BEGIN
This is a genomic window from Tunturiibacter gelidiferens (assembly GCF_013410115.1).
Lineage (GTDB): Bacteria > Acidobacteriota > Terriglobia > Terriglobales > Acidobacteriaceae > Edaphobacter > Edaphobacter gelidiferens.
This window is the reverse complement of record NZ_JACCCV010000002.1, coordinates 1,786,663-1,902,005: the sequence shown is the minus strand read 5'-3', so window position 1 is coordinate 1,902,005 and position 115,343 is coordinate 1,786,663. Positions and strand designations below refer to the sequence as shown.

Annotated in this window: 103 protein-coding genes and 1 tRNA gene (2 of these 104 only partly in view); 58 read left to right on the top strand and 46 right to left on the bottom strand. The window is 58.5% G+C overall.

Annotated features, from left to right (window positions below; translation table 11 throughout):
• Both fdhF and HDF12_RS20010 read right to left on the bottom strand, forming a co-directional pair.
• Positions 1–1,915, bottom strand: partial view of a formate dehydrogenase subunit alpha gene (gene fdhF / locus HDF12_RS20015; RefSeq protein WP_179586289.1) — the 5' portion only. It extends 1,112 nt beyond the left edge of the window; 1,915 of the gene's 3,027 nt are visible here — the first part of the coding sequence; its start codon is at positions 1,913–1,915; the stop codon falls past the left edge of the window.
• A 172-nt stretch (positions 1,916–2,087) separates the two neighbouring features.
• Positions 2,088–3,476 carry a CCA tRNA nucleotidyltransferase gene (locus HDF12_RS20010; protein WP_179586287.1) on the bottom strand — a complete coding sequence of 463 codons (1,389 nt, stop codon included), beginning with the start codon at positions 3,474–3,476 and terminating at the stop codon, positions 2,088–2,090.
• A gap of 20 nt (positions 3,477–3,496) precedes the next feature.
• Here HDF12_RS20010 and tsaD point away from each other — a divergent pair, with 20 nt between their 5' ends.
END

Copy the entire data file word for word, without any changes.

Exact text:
This is a genomic window from Tunturiibacter gelidiferens (assembly GCF_013410115.1).
Lineage (GTDB): Bacteria > Acidobacteriota > Terriglobia > Terriglobales > Acidobacteriaceae > Edaphobacter > Edaphobacter gelidiferens.
This window is the reverse complement of record NZ_JACCCV010000002.1, coordinates 1,786,663-1,902,005: the sequence shown is the minus strand read 5'-3', so window position 1 is coordinate 1,902,005 and position 115,343 is coordinate 1,786,663. Positions and strand designations below refer to the sequence as shown.

Annotated in this window: 103 protein-coding genes and 1 tRNA gene (2 of these 104 only partly in view); 58 read left to right on the top strand and 46 right to left on the bottom strand. The window is 58.5% G+C overall.

Annotated features, from left to right (window positions below; translation table 11 throughout):
• Both fdhF and HDF12_RS20010 read right to left on the bottom strand, forming a co-directional pair.
• Positions 1–1,915, bottom strand: partial view of a formate dehydrogenase subunit alpha gene (gene fdhF / locus HDF12_RS20015; RefSeq protein WP_179586289.1) — the 5' portion only. It extends 1,112 nt beyond the left edge of the window; 1,915 of the gene's 3,027 nt are visible here — the first part of the coding sequence; its start codon is at positions 1,913–1,915; the stop codon falls past the left edge of the window.
• A 172-nt stretch (positions 1,916–2,087) separates the two neighbouring features.
• Positions 2,088–3,476 carry a CCA tRNA nucleotidyltransferase gene (locus HDF12_RS20010; protein WP_179586287.1) on the bottom strand — a complete coding sequence of 463 codons (1,389 nt, stop codon included), beginning with the start codon at positions 3,474–3,476 and terminating at the stop codon, positions 2,088–2,090.
• A gap of 20 nt (positions 3,477–3,496) precedes the next feature.
• Here HDF12_RS20010 and tsaD point away from each other — a divergent pair, with 20 nt between their 5' ends.